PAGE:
In the labor sphere, Ukraine needs two types of initiatives – shaping a creative economy, as well as high quality and competitive vocational education.
That’s according to the president of the Kyiv School of Economics, Tymofiy Mylovanov, who opened the second day of the All-Ukrainian Forum “Ukraine 30. Labor Resources,” an Ukrinform correspondent reports.
There are two labor markets in Ukraine, Mylovanov elaborates, with one being the market of new jobs and new creative economy. It boasts of higher wages, while at the same time lacks employees. Another is the market for "old" jobs, with lower wages and plenty of employees involved.
“Unfortunately, medium-productivity jobs, on the borderline of these market segments, are disappearing due to modernization. People are being pushed from there either to the old or to the new market. In order for the majority of Ukrainians to embrace the new conditions and achieve new opportunities, professionalization is required, which is a challenge of national scale,” Mylovanov is convinced.
He dismissed as an “illusion” the statements by certain politicians that in the next five years the country will be able to invest 100 to 200 billion dollars to ensure the renewal of fixed assets at the level of Ukraine’s European neighbors, including Poland.
“Consequently, labor productivity will remain relatively low. Through capital, we won’t increase it quickly. That’s why it is necessary to go for creative jobs, allowing people to be engaged in creative industries,” the economist believes.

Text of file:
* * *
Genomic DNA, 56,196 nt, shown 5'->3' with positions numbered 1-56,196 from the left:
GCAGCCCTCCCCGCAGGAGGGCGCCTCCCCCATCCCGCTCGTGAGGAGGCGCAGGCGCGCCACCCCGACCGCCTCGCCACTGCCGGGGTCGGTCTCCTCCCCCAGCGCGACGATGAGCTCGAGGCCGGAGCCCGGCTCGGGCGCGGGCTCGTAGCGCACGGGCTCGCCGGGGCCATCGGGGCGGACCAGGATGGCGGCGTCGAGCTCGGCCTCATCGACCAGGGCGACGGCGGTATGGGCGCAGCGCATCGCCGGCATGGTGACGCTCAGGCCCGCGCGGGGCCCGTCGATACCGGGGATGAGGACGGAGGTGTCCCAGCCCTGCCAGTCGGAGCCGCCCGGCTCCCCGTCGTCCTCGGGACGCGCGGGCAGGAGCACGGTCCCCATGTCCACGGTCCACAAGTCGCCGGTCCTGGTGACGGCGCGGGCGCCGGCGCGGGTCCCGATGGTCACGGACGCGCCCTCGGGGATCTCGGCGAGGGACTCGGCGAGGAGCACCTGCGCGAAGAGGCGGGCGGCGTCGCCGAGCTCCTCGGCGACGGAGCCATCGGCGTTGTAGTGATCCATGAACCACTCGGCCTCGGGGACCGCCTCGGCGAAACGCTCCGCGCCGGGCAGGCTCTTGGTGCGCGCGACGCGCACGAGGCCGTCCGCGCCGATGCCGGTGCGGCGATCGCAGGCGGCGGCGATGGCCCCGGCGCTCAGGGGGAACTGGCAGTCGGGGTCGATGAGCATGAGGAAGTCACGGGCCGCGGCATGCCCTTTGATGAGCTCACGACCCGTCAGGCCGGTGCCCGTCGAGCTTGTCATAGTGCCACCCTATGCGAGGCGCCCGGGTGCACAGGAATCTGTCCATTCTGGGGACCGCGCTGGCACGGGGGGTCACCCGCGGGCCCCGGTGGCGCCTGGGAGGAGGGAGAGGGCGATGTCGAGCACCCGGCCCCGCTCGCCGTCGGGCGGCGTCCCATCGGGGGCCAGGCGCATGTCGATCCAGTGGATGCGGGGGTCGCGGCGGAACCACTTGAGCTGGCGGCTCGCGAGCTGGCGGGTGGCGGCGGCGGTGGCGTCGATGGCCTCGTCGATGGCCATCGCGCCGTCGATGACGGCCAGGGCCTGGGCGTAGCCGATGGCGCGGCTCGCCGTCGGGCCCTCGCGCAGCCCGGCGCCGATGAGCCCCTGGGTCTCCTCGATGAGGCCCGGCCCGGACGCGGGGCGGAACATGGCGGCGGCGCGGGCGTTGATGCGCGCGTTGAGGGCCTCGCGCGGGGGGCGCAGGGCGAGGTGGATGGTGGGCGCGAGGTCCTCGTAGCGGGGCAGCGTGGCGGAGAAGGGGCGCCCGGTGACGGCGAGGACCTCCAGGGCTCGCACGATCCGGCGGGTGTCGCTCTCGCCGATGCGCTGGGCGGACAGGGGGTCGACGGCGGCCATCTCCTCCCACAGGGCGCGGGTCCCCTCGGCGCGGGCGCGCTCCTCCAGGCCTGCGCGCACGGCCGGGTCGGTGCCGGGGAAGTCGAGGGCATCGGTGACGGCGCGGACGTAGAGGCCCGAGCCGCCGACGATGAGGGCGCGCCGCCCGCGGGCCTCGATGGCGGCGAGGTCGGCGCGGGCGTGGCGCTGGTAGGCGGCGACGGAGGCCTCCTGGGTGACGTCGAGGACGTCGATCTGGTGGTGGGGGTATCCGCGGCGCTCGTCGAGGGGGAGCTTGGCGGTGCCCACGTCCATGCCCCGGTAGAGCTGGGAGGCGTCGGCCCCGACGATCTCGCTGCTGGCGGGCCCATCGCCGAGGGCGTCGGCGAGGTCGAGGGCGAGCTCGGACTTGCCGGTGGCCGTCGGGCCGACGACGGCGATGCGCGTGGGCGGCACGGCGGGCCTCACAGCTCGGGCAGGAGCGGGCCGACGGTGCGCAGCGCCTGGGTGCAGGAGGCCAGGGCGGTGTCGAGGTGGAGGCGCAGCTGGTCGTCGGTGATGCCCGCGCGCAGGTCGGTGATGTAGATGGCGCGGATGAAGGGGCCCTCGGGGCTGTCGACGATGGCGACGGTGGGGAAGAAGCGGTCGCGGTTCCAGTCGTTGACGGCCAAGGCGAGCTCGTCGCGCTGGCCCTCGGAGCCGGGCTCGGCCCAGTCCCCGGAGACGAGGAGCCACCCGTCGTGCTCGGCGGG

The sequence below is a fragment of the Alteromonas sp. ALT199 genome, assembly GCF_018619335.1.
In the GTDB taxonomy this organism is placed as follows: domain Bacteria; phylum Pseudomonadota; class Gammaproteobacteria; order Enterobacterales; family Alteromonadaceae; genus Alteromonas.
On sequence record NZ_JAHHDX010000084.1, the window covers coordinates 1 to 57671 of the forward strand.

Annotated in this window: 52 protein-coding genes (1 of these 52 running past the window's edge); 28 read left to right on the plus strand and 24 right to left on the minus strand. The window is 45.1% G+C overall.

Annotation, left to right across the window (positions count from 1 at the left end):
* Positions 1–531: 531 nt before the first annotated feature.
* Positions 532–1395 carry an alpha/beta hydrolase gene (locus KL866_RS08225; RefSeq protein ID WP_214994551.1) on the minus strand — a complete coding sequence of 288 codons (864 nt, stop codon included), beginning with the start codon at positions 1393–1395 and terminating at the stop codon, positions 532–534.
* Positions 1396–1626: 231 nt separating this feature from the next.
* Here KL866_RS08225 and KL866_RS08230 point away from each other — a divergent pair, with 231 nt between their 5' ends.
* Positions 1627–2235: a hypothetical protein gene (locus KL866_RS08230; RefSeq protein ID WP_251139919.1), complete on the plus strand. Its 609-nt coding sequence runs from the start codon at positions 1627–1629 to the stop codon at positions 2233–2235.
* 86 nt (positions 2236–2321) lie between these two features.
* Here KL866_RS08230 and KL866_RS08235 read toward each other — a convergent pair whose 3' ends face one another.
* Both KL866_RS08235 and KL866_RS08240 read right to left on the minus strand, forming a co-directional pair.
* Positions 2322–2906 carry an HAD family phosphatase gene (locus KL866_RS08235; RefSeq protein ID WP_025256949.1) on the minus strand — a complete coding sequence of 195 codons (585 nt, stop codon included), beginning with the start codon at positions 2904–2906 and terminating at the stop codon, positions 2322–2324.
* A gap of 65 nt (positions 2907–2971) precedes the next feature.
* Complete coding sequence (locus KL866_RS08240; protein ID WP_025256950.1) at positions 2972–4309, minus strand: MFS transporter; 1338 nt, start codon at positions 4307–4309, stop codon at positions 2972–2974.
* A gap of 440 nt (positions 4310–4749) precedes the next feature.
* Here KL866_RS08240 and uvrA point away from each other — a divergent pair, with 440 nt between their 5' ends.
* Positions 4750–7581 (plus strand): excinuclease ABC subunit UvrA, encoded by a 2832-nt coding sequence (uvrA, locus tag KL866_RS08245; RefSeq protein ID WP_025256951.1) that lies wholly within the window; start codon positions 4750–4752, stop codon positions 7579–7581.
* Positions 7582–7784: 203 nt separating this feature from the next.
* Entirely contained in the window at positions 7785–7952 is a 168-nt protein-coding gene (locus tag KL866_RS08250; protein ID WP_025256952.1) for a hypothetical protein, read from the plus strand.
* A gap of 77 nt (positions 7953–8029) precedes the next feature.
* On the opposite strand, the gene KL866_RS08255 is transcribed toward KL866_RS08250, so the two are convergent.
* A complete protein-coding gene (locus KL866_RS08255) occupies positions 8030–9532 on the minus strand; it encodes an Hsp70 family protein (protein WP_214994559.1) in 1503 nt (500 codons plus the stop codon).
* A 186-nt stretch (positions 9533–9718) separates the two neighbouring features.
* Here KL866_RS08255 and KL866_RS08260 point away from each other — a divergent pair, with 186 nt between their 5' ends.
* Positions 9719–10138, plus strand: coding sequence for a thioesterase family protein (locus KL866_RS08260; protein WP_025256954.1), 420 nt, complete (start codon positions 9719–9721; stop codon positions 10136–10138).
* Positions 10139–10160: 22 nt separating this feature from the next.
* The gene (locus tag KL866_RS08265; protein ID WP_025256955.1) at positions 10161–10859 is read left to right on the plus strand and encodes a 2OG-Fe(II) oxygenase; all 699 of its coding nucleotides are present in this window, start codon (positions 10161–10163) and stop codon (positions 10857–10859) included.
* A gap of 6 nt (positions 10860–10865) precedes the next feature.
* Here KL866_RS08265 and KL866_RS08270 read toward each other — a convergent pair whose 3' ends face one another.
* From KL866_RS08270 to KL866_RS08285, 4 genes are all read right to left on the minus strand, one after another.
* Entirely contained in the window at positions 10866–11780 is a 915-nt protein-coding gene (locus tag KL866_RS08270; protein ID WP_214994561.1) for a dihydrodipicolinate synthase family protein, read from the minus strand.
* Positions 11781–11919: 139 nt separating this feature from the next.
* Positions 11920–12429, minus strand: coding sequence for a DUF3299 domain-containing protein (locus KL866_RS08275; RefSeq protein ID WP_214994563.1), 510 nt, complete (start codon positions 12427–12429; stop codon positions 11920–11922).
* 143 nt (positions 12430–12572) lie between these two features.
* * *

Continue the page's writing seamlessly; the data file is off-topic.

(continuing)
The same, he noted, applies to education. If it doesn’t change and fails to meet the challenges of today, training professionals with high productivity, if their training level doesn’t live up to the employers’ demands, we will still keep harming people and delaying development, Mylovanov stressed.
As reported earlier, in February, President Volodymyr Zelensky of Ukraine launched a series of 30 large-scale weekly forums in the format of a public dialogue on issues vital for the country. The events are timed to the 30th anniversary of Ukraine's Independence.
The topic of the ongoing forum is the efficient use of labor resources, including ensuring that the Ukrainian labor migrants return home. For two days, participants will be discussing ways to achieve the goal, government programs to combat unemployment, and changes that the labor market has undergone since the onset of the pandemic.